Q. My wife and I are looking into replacing our basement windows with glass block, and the contractor said it would be best to vent the dryer in a different location, through one of the glass-block windows. But that window is located under a 3-foot outcropping, our kitchen. I question whether it is a good idea to vent that much hot, moist air underneath the structure. I think it would cause too much condensation.
A. This is an interesting question. Dryer vents that terminate in crawl spaces or attics are not allowed, because they allow moisture to deposit and encourage mold growth, a health hazard. Dryer vents must terminate outside the building.
By venting outside, and under your cantilevered first floor, you will be introducing moisture to the underside of the house floor system. I would ensure that the cantilevered floor is well-sealed. I would also make sure that the ductwork is constructed of galvanized steel and that the fire-resistance rating is maintained in accordance with the International Building Code.
Have other readers dealt with the same problem? Let me know.
Q. We moved into our new two-story Energy Star home in 2010 and discovered an attic problem during and after the very first ultra-cold nor’easter we experienced a couple of years later. The next time it happened, it was much worse.
Frost built up on the inside of the roofing nail points on the north side of the interior. The moisture apparently ran down the inside of the outer walls and onto the floor joists above the first-floor bedroom and kitchen. There is slight water staining on one of the second-floor ceilings, but there are several stains on the first floor that are large and brown. I’m pretty sure the problem came from the condensation on the nails, since that was the only frost I could detect in our well-insulated attic.
We do have a full ridge vent and the requisite soffit venting on all areas of the house. How do we keep this from happening again, and what is the best way to fix the stains?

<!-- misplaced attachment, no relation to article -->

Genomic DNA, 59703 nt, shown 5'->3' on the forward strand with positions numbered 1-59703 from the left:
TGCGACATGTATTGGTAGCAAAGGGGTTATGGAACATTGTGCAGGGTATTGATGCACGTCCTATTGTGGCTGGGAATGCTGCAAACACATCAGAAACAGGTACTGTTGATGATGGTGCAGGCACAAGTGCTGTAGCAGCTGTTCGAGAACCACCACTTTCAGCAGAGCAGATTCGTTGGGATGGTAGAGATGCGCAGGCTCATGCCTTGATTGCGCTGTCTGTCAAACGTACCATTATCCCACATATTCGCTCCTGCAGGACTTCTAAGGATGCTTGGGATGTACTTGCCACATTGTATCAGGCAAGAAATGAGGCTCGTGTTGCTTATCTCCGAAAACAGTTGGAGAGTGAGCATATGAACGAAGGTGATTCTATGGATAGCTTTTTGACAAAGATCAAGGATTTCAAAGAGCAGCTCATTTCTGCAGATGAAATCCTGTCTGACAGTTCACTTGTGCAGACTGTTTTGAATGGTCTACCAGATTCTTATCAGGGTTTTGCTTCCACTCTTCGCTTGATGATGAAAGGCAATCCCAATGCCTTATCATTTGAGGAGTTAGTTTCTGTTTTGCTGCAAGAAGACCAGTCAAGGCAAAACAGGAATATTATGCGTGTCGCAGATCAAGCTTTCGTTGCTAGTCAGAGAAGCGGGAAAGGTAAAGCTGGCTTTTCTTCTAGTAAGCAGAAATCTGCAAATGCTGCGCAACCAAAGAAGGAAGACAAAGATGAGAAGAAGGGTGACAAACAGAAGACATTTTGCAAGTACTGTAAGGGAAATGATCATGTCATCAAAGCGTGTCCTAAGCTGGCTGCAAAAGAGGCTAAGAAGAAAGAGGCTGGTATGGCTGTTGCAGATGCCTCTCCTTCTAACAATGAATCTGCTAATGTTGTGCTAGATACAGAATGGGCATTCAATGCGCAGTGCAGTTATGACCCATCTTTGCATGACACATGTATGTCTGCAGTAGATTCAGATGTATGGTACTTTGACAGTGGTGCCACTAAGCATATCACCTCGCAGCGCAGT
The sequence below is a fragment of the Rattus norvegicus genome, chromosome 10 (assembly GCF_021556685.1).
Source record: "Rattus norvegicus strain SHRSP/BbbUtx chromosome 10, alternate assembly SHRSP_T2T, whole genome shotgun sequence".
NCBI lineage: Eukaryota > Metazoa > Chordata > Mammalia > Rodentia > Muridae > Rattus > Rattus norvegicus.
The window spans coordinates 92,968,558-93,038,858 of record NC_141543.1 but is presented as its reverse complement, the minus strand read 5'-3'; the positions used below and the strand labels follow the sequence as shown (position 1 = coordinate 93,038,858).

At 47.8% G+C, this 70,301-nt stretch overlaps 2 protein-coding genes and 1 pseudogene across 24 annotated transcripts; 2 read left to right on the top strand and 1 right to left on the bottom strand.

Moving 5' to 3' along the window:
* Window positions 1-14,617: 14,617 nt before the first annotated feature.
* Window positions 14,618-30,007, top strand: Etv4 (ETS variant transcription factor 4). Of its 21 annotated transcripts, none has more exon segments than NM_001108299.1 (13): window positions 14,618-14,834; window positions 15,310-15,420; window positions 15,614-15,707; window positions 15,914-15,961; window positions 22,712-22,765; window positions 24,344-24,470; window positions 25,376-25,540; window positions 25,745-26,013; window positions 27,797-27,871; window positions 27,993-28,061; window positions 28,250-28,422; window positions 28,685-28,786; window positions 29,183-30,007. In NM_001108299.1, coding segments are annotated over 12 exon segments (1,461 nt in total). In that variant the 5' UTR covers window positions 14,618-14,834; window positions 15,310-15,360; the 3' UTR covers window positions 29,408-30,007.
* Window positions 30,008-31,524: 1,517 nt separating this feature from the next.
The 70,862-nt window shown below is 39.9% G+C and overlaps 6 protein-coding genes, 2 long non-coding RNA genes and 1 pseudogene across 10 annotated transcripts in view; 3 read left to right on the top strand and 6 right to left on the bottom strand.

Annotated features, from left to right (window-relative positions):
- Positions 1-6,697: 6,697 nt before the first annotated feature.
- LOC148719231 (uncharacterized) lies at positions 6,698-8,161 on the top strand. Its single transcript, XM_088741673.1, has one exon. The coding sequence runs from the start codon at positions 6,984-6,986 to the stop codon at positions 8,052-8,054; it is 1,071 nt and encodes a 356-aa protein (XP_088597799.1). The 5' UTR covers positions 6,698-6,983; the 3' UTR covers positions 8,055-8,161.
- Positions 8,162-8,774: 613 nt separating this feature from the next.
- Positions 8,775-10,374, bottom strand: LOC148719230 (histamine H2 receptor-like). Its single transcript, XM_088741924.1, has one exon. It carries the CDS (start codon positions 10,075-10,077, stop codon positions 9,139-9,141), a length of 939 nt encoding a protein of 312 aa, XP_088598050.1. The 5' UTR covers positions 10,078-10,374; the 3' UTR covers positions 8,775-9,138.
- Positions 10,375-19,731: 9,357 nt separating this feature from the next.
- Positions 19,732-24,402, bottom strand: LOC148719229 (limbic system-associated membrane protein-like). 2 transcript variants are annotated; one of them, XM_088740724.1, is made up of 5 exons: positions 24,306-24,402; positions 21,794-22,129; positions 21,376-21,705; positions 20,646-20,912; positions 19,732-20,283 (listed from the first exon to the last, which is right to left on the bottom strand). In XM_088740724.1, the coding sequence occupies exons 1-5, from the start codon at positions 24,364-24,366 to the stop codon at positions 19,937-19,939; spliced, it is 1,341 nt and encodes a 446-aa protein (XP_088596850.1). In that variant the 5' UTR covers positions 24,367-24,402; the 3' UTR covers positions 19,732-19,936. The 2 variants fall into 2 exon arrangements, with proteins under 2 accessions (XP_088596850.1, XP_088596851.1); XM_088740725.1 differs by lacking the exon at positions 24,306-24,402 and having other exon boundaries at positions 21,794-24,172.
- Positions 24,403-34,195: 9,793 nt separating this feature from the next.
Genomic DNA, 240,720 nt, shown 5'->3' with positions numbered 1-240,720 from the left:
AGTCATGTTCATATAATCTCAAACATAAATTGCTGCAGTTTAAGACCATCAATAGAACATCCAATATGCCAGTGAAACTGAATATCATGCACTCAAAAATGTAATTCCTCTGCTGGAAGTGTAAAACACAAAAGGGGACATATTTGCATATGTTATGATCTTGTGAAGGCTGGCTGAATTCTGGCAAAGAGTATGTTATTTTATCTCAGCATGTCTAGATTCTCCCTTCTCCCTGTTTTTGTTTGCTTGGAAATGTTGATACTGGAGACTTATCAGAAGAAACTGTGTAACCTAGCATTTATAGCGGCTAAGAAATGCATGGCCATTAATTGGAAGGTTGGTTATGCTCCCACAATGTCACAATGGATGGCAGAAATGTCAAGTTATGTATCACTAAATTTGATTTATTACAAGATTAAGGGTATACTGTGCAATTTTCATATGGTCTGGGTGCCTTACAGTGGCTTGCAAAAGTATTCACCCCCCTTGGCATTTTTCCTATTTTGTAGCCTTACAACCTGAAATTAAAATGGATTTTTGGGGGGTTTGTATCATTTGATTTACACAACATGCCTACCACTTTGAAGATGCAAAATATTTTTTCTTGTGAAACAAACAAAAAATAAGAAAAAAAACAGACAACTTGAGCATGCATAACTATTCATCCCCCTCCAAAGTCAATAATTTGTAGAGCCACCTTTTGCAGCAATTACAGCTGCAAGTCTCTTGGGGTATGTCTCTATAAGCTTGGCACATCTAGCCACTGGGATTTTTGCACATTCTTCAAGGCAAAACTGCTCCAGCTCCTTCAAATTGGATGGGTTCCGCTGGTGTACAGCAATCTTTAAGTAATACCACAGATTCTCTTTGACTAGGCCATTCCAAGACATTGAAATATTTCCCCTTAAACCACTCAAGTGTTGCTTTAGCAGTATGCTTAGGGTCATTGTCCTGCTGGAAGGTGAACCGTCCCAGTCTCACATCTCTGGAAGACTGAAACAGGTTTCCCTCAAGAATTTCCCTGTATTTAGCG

A. I’ve seen a lot of frost under sheathing but never stained walls from it. Are you sure you didn’t have ice dams? The cause of the frost is most likely a massive warm-air leak into your attic coupled with an extreme cold snap. The fact that there is frost buildup tells me the attic isn’t insulated as well as you think it is. The key here is to seal all air leaks, add insulation, and ventilate properly. I would have Mass Save evaluate this.
To repair the ceilings (assuming the plaster is intact), put on gloves and protective eyewear and clean the stains with a sponge and a mixture of one part bleach to one part water. After it dries, apply a coat of a stain blocker like Zinsser’s B-I-N. When that dries, apply paint that matches your ceiling.
Rob Robillard is a general contractor, carpenter, editor of AConcordCarpenter.com, and principal of a carpentry and renovation business. Send your questions to firstname.lastname@example.org or tweet them to @robertrobillard. Subscribe to our free real estate newsletter at pages.email.bostonglobe.com/AddressSignUp.